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Being heard and believed - the starting point for all sexual assault cases

October 2, 2016

 

High conviction rate is almost the sole measure of accountability in sexual assault cases. Historically, high conviction rates demonstrated success in holding offenders accountable and therefore, in bringing justice to victims. Whilst the tendency to rely on conviction rate is logical, conviction rates alone shows so little about how victims are treated and handled, how charging decisions are made, what kinds of victims get left behind by those decisions and whether victims themselves value "justice" in terms of convictions alone. 

 

For example, if one finds that most convictions have come from guilty pleas by the offender, this is an indication of issues in sexual assault investigations and trials which are not equally resulting in prosecutions and convictions. 

 

Take for example that one finds that most rape cases which are indicted end up in a conviction (as it appears to be the case in Afghanistan). On the surface, this might look like news to celebrate. However, a more in-depth inquiry might suggest that prosecutors are only prosecuting "winnable" cases. This begs the question: how many victims are getting left behind? And what decisions are being made about their testimony, version of events, and evidence that are preventing their case from receiving justice?

 

I am just recalling an Instagram post by Free Women Writers from Afghanistan about one of the fundamental aspect of justice from the eyes of the victim: Believe. Showing a victim that we believe in her. We need to start thinking of justice as: being heard and believed.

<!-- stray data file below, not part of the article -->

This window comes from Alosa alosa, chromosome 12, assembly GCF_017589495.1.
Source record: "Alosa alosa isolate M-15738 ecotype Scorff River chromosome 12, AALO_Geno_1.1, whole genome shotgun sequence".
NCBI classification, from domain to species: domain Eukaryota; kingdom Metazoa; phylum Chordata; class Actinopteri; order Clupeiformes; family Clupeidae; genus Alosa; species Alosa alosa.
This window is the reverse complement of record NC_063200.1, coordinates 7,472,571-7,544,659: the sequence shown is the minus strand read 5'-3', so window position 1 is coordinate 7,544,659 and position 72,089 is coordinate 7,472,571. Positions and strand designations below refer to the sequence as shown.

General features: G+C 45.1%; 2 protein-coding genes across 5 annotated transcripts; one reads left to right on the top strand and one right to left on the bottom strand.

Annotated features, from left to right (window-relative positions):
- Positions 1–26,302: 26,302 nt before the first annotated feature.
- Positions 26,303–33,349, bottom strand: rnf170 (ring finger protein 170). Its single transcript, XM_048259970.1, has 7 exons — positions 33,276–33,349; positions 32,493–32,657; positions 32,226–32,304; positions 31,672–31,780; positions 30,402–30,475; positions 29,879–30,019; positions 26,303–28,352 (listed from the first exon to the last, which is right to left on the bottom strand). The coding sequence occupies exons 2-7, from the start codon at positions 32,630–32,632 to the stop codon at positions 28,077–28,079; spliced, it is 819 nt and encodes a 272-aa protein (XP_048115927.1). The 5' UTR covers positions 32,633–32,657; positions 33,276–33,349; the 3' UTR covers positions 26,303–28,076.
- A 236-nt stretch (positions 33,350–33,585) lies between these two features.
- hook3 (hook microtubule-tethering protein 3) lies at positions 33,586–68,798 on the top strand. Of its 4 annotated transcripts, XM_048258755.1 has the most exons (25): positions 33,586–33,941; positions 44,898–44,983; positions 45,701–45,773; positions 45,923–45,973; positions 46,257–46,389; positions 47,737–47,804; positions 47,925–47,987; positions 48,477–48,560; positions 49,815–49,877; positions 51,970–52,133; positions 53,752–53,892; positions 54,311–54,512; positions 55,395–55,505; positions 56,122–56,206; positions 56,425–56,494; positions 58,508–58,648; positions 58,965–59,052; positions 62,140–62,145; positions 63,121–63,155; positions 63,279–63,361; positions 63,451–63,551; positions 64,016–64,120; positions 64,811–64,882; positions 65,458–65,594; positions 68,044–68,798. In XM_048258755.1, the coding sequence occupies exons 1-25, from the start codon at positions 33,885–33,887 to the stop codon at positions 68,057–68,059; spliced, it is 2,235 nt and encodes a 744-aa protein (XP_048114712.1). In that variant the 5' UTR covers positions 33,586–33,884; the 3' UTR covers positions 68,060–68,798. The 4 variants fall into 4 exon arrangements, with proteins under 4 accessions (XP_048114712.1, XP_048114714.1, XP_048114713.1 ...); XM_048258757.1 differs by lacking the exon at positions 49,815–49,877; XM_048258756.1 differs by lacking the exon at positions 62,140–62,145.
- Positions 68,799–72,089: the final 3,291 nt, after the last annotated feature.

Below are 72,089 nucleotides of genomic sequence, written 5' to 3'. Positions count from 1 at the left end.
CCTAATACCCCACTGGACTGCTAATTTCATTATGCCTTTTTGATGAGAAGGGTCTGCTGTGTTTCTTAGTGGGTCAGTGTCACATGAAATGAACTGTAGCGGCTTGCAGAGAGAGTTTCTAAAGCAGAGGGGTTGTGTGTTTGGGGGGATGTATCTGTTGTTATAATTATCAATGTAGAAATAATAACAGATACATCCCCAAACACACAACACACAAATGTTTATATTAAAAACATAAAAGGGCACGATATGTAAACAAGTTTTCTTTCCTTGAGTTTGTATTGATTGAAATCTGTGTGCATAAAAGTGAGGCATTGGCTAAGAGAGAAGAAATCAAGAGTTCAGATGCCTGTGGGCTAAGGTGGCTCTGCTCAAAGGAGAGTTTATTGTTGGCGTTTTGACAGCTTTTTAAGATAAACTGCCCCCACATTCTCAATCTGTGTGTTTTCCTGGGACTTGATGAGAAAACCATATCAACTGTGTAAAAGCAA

Being heard and believed is something that is "done" upfront. So I ask a more global question: what is being done upfront to ultimately lead us to getting better outcomes for victims? 

 

Let's talk about being heard and believed. How do we hear and believe? Hearing and believing are not passive actions. It starts with: I hear you. I believe you. But the next step is: challenging counter-intuitive behaviours and myths which are barriers to hearing and believing. When we step up our advocacy, we show that we hear and believe AND we demand that others do so as well. 

 

Go and pull out facts of a case which show the real nature of sexual assault: facts which show manipulation, isolation and use of power play. These facts demonstrate what sexual assault, i.e. that it is not just a matter of sexual touching, molesting or penetration but indeed, that it is a power play by one person over the vulnerability of the other. Get the prosecutor, judge, law enforcer to see, hear and appreciate that. But pull out those details. Because "penetration" and "touching" alone doesn't show much.

 

I return to the question: what is success in a sexual assault case? Conviction, being believed and heard, feeling empowered. So now we also need to think about how are we measuring success? We can introduce performance measures in our day-to-day case management and document how victims feel about the process. We can ask clients:

 

- How did you feel about the process? Did you feel that your story was heard or believed?

- Did you feel safe during the process?

- Did you feel aware and informed of what's going on?

- Were you compensated?

- How can we serve you better?

 

Prosecutors play such an important role in "victim's justice". A great resource for measuring prosecutor's performance can be found here.

 

Get in touch with me for more information on legislative and policy reform around sexual assault at natasha@sa-hr.org. We are also looking to touch base with advocates globally for exchanges on the same. 

 

 

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